[ACNS, by Gavin Drake] The Church of England is to launch a new data analysis tool to help investors monitor companies’ climate-related risks. The move comes as a student-led campaign to persuade institutions to withdraw investments from fossil fuels has reached $5.2 trillion USD (approximately £4.08 trillion GBP). Meanwhile, a group of bishops in the US-based Episcopal Church have questioned President-elect Trump’s decision to appoint climate change sceptic Scott Pruitt as head of the Environmental Protection Agency.
In May, the Church of England’s national investment bodies adopted a new climate change investment policy that had been drawn up by the province’s Ethical Investment Advisory Group. The policy excluded two groups of companies from potential investment: those that derive more than 10 per cent of their revenues from the extraction of thermal coal or the production of oil from tar sands.
The policy also committed the church’s investment bodies to active engagement on climate change issues with companies they invest in. Today, a C of E spokesman told ACNS that as part of its engagement policy, a new Transition Pathway Initiative (TPI) will be launched in January 2017 to help investors keep track of companies’ climate related risks.
Pioneered by a partnership between the Church of England, the UK Environment Agency Pension Fund and the London School of Economics, the TPI will provide investors with accurate data to help them judge a company’s actions on climate change. The tool is currently undergoing testing ahead of a public launch anticipated in the middle of January. It will focus initially on companies in the mining, oil and gas, automotive and electricity sectors before being rolled out to other sectors. A number of investors have already been signed up to use the tool.
Yesterday, the Divest-Invest Campaign held press conferences in London and New York, to announce the latest figures on climate change divestment. According to the campaign, churches and other faith-based groups account for some 23 per cent of the total; a further 23 per cent is represented by charitable groups. Anglican churches in Aotearoa, New Zealand and Polynesia, Australia,
Canada, Southern Africa and England are amongst those who have made moves in this area.
The Divest-Invest Campaign says that 688 organisations and 58,000 individuals around the world have committed to divesting their money from fossil fuels.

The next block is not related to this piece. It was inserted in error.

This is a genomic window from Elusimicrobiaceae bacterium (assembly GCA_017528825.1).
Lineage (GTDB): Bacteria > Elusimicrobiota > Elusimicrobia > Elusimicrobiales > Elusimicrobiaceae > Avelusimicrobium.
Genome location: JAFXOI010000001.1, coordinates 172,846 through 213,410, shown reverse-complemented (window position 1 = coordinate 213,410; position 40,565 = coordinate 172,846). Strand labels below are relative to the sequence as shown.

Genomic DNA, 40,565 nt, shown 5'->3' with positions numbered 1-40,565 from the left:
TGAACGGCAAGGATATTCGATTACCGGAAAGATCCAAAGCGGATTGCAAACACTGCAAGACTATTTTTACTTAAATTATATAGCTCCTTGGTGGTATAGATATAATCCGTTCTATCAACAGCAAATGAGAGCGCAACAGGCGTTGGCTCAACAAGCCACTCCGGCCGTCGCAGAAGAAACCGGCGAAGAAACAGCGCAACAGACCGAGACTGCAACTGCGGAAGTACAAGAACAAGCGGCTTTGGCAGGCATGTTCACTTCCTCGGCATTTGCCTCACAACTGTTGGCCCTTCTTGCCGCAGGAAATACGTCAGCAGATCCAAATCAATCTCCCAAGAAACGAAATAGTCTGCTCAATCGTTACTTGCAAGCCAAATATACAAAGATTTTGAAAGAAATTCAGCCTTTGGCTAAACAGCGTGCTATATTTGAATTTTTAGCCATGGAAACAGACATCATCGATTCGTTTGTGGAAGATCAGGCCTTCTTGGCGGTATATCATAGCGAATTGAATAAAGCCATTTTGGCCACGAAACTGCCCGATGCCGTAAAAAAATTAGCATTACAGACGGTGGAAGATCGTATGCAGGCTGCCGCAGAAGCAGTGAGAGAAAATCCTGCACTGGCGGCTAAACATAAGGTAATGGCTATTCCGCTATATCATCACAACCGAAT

Welcoming the announcement, the Revd Dr Rachel Mash, environmental coordinator for the Anglican Church of Southern Africa, said that: “The burning of fossil fuels is leading to climate change which will increase poverty and hunger. We are on the cusp of a transition to green energy and divestment is a practical action that churches can take to encourage this transition to take place more quickly.”
In his current role as Attorney General of Oklahoma, Scott Pruitt has filed numerous law suits against the US Environmental Protection Agency, including a legal bid to halt President Barack Obama’s Clean Power Plan, which is designed to curb greenhouse gas emissions from coal-fired power plants.
In an open letter to President-elect Trump, the bishops of Western Massachusetts, Douglas Fisher, and Massachusetts, Alan Gates, alongside a suffragan and two retired bishops, challenge the appointment of Pruitt as EPA administrator.
"The Episcopal Church stands strongly for the protection of the environment,” they said. “We respect the facts of science. We support laws and policies that address the reality of climate change. We are in the process of divesting our financial interests in fossil fuels. . .
“Our respect for government leaders and our reverence for the earth as God’s creation impel us to write to you to express our dismay” about the appointment of Scott Pruitt. “We wonder why a person who has consistently and adamantly opposed all laws and policies that provide even minimal ‘protection’ to the environment should be trusted with leading such an agency.”
The bishops say that climate change is a matter of national security, and – quoting senior US military intelligence officers – say that climate change is a ”threat multiplier” that is “already creating instability around the world and will likely create significant security challenges in the years ahead.”